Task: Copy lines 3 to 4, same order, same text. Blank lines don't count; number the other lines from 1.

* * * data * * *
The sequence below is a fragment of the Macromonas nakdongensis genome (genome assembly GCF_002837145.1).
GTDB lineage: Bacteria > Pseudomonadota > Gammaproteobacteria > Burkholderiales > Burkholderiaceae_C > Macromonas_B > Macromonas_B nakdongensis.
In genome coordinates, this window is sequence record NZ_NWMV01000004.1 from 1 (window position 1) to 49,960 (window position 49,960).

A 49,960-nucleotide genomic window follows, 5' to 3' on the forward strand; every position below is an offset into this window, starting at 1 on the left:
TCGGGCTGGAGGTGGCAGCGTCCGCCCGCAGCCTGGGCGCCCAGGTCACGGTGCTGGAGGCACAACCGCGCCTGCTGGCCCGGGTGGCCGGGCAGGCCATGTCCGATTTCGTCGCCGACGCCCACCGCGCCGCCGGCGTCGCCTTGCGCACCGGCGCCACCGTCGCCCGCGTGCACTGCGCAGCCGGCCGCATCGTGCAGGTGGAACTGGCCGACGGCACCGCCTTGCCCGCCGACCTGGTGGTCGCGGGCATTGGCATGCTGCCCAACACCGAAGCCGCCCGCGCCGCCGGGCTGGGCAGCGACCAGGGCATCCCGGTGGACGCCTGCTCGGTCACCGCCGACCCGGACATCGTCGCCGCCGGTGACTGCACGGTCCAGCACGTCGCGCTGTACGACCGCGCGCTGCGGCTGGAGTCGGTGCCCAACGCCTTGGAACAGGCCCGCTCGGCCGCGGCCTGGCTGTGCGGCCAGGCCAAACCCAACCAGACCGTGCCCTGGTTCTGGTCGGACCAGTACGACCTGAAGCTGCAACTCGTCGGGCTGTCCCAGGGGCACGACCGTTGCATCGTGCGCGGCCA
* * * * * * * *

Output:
In genome coordinates, this window is sequence record NZ_NWMV01000004.1 from 1 (window position 1) to 49,960 (window position 49,960).

A 49,960-nucleotide genomic window follows, 5' to 3' on the forward strand; every position below is an offset into this window, starting at 1 on the left: